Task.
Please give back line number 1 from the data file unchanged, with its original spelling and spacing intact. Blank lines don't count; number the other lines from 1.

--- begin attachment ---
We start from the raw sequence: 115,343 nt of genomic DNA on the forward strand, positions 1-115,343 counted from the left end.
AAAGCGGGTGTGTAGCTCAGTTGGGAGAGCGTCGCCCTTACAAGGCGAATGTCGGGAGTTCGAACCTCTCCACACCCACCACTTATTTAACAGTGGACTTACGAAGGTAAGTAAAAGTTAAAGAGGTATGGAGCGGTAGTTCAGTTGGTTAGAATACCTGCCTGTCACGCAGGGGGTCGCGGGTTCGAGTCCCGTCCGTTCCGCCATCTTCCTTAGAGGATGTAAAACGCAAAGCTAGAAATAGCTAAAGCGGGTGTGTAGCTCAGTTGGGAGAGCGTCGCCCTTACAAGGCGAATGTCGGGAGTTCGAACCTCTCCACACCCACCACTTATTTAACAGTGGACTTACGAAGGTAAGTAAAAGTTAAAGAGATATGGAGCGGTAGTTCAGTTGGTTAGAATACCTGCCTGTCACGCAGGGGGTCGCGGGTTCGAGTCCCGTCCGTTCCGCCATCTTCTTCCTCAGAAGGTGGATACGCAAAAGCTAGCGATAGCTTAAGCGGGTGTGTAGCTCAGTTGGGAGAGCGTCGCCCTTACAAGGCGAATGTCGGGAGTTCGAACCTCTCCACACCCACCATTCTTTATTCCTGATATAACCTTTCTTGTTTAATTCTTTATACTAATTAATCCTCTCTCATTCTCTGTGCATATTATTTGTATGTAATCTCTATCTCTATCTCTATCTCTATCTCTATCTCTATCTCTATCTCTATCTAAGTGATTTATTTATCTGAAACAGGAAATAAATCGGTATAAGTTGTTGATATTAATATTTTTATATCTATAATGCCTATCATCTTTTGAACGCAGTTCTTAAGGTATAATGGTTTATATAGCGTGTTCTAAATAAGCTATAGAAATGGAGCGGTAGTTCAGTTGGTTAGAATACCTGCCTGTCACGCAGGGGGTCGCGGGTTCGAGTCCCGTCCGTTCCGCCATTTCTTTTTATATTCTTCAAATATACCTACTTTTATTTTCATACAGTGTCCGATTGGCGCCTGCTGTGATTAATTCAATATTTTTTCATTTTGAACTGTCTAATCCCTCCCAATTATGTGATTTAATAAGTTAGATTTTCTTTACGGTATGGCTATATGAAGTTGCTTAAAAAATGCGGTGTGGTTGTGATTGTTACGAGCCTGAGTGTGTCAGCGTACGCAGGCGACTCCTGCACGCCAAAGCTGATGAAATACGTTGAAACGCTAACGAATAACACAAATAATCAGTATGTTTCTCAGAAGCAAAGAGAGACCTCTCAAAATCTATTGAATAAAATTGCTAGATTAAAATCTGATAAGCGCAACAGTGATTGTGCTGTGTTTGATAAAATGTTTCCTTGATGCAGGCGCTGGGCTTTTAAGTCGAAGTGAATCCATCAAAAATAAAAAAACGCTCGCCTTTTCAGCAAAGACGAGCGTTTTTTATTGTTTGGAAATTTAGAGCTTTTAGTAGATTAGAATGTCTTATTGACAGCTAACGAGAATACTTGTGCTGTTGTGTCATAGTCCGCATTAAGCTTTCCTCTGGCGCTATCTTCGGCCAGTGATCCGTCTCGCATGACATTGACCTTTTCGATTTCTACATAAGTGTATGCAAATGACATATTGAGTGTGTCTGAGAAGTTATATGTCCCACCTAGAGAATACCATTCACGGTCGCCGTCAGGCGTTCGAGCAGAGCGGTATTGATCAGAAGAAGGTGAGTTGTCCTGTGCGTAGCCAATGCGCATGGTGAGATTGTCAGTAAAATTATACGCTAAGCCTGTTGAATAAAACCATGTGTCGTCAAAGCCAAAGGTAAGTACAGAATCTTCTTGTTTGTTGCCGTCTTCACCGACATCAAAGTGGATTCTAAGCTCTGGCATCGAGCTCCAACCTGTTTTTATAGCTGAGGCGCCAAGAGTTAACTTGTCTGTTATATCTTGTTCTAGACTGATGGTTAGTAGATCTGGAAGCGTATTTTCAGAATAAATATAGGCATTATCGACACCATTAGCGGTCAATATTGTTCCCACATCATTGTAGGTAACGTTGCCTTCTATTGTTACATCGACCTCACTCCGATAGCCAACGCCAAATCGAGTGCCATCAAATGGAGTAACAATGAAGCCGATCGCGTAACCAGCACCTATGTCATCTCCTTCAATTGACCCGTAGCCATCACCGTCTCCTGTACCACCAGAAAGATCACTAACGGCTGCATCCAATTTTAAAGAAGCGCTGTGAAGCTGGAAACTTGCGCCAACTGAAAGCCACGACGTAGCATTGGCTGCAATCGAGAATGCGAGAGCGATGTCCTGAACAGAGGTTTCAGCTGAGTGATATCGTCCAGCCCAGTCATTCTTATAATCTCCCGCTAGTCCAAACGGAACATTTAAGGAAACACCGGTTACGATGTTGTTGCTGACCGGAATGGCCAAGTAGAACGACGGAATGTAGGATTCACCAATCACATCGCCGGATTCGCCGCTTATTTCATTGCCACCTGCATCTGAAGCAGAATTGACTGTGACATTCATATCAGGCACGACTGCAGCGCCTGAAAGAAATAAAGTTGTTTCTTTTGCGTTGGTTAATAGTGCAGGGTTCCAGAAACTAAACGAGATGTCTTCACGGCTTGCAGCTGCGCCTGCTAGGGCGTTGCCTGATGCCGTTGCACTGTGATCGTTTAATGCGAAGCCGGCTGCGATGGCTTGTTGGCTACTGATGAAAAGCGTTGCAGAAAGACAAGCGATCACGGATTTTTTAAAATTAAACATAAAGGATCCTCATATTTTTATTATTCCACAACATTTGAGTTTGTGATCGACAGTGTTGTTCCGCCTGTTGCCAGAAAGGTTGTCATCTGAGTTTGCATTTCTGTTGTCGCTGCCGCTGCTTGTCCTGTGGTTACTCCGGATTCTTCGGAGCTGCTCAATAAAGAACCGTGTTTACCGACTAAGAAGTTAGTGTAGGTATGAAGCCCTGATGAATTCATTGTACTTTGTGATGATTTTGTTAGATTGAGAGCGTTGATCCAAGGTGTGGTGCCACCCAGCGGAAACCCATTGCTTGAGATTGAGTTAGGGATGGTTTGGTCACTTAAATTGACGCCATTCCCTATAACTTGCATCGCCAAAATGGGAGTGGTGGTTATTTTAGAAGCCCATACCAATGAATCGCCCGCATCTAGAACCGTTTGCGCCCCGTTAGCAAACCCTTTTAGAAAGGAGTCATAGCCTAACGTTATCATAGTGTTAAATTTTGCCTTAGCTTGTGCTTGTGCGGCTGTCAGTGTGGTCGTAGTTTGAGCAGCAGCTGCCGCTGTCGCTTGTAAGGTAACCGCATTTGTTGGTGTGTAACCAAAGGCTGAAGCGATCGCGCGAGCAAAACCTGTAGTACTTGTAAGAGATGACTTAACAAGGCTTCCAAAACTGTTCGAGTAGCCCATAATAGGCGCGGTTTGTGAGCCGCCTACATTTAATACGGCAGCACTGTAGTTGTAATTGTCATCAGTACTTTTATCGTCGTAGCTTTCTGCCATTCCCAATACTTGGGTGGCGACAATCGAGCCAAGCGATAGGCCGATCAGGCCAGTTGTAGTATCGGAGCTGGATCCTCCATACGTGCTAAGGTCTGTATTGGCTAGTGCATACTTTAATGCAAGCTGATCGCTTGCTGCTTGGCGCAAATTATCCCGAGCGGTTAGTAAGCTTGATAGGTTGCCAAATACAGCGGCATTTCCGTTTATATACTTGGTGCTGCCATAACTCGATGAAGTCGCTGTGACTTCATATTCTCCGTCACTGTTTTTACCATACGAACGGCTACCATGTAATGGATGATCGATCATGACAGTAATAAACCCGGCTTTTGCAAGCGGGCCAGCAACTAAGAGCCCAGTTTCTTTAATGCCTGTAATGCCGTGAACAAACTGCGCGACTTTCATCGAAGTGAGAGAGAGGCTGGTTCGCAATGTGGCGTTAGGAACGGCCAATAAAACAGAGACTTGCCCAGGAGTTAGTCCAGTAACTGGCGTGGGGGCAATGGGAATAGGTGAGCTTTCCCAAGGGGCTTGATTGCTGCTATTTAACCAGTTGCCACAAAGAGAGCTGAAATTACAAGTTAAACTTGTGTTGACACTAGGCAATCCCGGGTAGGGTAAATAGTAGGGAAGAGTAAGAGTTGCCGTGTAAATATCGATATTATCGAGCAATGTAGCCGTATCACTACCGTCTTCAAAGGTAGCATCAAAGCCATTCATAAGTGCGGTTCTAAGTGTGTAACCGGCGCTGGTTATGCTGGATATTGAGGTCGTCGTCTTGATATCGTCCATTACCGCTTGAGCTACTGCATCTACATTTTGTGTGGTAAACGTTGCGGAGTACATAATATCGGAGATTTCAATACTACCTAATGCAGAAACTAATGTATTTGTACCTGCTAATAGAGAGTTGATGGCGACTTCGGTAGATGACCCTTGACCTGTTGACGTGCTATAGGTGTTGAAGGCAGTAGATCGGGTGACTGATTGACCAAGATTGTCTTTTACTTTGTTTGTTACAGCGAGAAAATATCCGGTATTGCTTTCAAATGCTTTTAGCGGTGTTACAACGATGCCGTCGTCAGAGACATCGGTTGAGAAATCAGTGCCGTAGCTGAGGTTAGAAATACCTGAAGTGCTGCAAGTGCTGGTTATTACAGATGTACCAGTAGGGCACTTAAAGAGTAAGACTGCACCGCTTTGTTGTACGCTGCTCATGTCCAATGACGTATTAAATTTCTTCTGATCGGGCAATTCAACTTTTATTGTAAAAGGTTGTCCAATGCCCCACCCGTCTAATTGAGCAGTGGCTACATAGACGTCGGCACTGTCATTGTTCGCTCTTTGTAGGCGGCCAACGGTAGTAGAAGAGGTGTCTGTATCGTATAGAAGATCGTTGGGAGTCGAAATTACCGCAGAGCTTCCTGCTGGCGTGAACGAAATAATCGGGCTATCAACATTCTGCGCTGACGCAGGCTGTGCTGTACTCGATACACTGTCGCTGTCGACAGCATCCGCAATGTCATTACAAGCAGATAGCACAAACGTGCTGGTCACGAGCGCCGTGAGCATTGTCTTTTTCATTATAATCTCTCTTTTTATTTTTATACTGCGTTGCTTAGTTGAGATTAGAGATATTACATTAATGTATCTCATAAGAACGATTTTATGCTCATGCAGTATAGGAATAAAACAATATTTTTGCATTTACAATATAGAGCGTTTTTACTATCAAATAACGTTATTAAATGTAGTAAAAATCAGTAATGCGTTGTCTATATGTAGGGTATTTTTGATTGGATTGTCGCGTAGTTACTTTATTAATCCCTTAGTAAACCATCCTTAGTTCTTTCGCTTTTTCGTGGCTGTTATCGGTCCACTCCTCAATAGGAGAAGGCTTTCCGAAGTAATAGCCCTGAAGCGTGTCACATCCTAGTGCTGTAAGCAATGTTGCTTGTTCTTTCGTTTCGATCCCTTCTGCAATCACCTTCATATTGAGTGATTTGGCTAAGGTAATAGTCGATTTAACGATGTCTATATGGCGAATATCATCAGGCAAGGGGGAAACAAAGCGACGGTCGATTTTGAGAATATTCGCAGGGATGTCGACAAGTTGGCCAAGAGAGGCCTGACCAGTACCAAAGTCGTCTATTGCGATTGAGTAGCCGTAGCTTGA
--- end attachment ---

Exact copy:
We start from the raw sequence: 115,343 nt of genomic DNA on the forward strand, positions 1-115,343 counted from the left end.